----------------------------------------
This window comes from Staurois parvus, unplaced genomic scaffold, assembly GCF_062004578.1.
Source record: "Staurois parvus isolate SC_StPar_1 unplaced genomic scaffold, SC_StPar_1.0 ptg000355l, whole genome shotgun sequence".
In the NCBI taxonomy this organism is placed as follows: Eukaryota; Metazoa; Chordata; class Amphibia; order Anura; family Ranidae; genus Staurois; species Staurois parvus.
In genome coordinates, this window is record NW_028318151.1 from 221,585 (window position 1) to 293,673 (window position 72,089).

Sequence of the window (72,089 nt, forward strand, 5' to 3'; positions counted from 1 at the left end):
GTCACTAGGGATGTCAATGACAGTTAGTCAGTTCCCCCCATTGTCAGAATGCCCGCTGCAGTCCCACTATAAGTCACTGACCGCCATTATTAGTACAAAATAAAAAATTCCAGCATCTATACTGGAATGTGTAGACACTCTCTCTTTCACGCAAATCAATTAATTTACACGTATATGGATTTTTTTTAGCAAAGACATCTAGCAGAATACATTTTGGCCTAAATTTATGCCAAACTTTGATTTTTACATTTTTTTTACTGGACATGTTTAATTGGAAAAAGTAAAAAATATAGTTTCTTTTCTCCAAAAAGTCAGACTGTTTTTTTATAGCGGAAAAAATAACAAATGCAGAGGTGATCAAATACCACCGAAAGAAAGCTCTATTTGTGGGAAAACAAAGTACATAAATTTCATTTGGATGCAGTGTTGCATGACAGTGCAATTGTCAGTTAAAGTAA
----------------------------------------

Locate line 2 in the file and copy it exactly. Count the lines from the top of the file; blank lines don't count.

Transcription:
Source record: "Staurois parvus isolate SC_StPar_1 unplaced genomic scaffold, SC_StPar_1.0 ptg000355l, whole genome shotgun sequence".